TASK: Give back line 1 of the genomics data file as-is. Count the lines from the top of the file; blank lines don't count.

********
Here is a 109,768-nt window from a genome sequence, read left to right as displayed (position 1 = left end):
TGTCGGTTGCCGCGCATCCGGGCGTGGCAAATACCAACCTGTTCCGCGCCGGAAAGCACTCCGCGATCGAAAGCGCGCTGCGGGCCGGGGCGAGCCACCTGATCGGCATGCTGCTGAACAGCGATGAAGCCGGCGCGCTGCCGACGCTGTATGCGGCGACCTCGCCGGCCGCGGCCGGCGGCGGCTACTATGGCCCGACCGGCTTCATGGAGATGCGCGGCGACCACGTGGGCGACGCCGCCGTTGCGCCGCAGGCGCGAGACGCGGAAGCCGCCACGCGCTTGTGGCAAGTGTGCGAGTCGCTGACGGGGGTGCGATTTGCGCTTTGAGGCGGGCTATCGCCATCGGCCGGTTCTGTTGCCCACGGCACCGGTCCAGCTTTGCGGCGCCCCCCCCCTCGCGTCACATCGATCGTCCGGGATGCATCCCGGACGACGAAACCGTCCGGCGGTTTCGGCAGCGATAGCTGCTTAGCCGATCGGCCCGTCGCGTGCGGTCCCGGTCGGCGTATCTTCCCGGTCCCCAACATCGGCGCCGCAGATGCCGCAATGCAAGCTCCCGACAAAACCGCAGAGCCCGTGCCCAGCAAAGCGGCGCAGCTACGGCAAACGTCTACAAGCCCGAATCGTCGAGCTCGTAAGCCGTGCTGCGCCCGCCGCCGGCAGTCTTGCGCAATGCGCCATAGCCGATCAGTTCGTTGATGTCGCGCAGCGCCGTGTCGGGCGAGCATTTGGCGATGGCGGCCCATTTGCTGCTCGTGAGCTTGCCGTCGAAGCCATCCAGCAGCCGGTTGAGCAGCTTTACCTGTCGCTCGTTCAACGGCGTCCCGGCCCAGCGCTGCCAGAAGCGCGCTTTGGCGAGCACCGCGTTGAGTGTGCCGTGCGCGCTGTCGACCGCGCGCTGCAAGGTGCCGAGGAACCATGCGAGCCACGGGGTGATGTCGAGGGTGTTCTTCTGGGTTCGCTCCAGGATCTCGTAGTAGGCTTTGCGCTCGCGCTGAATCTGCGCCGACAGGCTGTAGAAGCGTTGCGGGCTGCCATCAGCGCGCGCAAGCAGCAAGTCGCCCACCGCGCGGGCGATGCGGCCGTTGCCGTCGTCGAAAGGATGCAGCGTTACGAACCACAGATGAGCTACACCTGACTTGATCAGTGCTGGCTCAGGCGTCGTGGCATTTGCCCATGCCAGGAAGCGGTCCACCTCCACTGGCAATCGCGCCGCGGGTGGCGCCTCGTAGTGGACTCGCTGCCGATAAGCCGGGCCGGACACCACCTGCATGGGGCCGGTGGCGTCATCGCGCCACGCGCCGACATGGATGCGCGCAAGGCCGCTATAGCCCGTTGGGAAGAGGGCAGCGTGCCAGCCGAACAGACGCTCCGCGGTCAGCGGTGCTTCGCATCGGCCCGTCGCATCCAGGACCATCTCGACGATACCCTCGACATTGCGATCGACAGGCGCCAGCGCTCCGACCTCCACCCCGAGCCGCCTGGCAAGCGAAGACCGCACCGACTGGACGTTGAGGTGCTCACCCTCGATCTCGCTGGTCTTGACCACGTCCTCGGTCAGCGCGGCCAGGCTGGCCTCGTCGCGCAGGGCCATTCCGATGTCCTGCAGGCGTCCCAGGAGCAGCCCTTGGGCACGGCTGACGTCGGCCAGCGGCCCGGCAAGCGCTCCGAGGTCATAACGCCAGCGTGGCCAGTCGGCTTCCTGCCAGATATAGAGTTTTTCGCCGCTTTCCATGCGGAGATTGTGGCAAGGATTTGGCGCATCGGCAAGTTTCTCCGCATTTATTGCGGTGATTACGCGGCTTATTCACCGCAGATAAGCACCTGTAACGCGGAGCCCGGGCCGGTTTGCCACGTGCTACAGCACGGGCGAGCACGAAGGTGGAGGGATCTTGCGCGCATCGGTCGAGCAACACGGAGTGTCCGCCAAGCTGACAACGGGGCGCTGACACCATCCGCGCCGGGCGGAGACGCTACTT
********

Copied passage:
Here is a 109,768-nt window from a genome sequence, read left to right as displayed (position 1 = left end):